Thanks again.

  • 10 From EmC - 11/12/2013, 14:45
    Well said. I think Madiba would be laughing if he saw the image! He was a very relaxed and down to earth person. This hullabaloo about the selfie is mis-directed attention. In my opinion its only fitting that dignitaries of this caliber felt relaxed enough to take a selfie at Madiba's memorial.
  • 11 From Peter du Toit - 11/12/2013, 14:52 

    Thank you for giving the context! "All around me in the stadium, South Africans were dancing, singing and laughing to honour their departed leader. It was more like a carnival atmosphere, not at all morbid." Which is exactly why they felt they could also relax!
  • 12 From Peter Hjelmbak - 11/12/2013, 15:07
    Fantastic photo - 1 in a billion. I have been defending that photo for the whole day. And I love the story behind it, that I just read! I think it is great and I think Mr. Mandela would have loved that picture! Black/white, woman/man - all equal, having fun and a great laugh. That is the kind of leaders I want to rule the world and NOT some angry old white men, hiding in a dark room! GREAT lets have some more REAL people and not stressed out politicians!

  • 13 From Ayo - 11/12/2013, 15:15
    I was totally with you, until the offensive "We are in Africa." What do you mean by "We are in Africa"? Do you even realize what you just wrote? Ways to insult a whole continent!!! I totally lost respect for you. Yet I am almost sure that you lack the intellectual sophistication to comprehend the offensive nature of that statement. This is so pathetic.

  • 15 From Guest - 11/12/2013, 15:20
    Can you explain why Obama and Michelle ended up switching seats?

  • 16 From Ana Pessoa - 11/12/2013, 15:57 
     Obama, Cameron and the beautiful blonde are not mere mortals.
    They are representatives of their countries, representatives of a people, of millions. There is a protocol - respect and dignity - when we go to the last farewell of a man. Especially when this man was huge. The selfie shows a normal attitude at the wrong time.The press is correct in questioning this attitude.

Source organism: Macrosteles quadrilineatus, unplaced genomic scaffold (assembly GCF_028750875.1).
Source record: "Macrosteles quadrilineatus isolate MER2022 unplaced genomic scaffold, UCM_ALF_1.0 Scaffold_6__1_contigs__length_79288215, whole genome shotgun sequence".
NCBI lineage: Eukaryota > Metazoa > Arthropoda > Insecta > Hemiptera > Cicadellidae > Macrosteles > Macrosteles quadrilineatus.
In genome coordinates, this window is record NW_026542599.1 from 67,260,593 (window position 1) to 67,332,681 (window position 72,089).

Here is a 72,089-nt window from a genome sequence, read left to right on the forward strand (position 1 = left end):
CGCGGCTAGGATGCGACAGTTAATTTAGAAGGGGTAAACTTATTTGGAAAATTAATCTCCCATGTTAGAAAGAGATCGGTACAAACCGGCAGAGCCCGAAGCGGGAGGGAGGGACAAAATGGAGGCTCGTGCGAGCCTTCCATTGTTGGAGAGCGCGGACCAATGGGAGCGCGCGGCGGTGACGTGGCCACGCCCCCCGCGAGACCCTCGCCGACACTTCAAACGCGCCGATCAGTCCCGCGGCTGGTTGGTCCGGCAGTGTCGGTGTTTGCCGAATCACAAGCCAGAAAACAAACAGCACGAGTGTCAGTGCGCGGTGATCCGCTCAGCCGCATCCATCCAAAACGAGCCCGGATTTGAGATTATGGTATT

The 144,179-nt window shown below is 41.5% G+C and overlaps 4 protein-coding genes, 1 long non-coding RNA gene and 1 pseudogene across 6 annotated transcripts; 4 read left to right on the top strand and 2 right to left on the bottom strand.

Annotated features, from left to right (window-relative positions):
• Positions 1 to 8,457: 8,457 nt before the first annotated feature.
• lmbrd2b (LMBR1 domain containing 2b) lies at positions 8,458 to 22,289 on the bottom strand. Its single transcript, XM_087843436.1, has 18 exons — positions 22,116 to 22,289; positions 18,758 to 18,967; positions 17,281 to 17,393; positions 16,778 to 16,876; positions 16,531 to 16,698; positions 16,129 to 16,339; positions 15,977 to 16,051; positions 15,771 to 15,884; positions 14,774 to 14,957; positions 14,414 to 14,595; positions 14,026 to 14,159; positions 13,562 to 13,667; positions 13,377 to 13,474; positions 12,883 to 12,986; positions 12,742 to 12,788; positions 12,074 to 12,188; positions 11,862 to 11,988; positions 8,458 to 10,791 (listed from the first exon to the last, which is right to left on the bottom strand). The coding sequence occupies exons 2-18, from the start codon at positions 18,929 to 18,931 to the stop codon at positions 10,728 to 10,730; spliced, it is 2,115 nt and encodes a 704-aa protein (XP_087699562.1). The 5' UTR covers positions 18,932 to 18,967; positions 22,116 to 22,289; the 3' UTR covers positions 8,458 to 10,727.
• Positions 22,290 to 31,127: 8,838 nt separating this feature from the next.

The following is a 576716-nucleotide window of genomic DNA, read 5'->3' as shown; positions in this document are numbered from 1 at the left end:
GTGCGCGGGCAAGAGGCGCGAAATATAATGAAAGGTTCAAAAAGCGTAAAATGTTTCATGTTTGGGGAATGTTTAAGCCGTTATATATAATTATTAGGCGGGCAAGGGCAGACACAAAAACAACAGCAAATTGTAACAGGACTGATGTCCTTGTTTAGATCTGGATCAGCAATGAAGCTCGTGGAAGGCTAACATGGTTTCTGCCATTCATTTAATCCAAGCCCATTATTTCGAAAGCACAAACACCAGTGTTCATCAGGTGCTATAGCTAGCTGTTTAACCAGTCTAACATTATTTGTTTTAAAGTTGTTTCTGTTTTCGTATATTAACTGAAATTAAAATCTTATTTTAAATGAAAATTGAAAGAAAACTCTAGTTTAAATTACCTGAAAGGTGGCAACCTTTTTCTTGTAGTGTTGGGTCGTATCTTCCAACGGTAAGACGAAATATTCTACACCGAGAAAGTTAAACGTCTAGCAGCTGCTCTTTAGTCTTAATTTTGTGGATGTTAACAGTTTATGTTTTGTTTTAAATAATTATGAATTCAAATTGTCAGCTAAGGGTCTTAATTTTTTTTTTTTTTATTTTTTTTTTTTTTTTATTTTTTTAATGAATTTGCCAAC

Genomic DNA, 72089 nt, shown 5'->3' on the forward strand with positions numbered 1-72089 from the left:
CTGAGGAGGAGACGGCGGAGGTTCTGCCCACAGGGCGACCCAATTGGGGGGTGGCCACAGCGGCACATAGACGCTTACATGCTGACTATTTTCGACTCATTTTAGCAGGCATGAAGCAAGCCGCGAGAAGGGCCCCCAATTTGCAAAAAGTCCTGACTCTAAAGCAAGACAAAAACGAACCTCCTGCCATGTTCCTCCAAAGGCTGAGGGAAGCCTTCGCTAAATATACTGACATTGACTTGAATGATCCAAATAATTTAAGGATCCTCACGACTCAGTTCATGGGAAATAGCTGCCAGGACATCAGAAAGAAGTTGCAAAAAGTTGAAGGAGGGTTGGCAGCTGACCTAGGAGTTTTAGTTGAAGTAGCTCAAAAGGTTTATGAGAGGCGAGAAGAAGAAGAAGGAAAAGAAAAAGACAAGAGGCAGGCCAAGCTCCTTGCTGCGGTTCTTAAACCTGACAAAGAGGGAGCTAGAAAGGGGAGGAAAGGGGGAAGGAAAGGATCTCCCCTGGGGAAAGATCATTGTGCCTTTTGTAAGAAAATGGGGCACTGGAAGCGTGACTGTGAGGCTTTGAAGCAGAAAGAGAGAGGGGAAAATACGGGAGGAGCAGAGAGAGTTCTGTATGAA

• 17 From Scott - 11/12/2013, 15:58
    @OrangeMan and @Ayo: "We are in Africa" is not an insult.
    Mr. Schmidt was explaining the context of the memorial service. As he said, it was a four hour celebration with jubilant crowds, music, and dancing.
    No one would memorialize a national leader that way in the US, UK, or Denmark, where the custom is to be somber and quiet during memorial services. But this celebration was not held in the US, UK, or Denmark. It was held in Africa, and South Africans are entitled to memorialize Mr. Mandela as they believe he would want to be remembered.
    Anyone attending should NOT be judged though the lens of a somber Western memorial service. This was not that kind of service. This was a celebration, a celebration that was proudly and unapologetically [South] African.

  • 20 From Yoreney - 11/12/2013, 16:01
    when i saw the picture i thought Michelle Obama looked pissed because they were taking a selfie without her. Then I saw another picture. This time Mr Obama was kissing her hand, and it really looked like he was apologizing for taking that selfie without her. LOL.

  • 21 From Guest - 11/12/2013, 16:02
    Anybody there complaining about "we are in Africa" being racist: I don't see why! the context in which he puts the statement clearly indicates that he wants to point out this is the way Africans part from their beloved ones. I can't imagine people behaving that way in America, Europe, Asia, Australia, although I may be wrong. But I fail to see where he insults anybody. I think this is a great article!

  • 40 From Belloc - 11/12/2013, 17:04
    Respect for the dead has nothing to do with this. The dead communist Mandela deserves no more public decorum than the burnt corpse of Goebbels. It's about the tastelessness of two middle age clowns in positions of responsibility going ga-ga over a hottie, and one of them in front of his wife. It might be Africa, but in America not to mention Britain, such buffoonish behavior on such an occasion is deemed disrespectful and juvenile. And Obama is after all American...isn't he?

    Verne: So, the ballots are in -- a scattered few hanging chads, but aside from that natural deficiency, it's clear who's thinking what.

    And what do I think? Well, I think that, if we can't agree on stuff like this, let's see what the U.N. can do with the issue. Check that. They haven't done anything with any issue. Looks like we're still stuck.

    But I do think Obama showed disrespect for Mandela -- based on normal, acceptable behavior at a memorial service in America, Great Britain, or Denmark. Which is where I feel comfortable.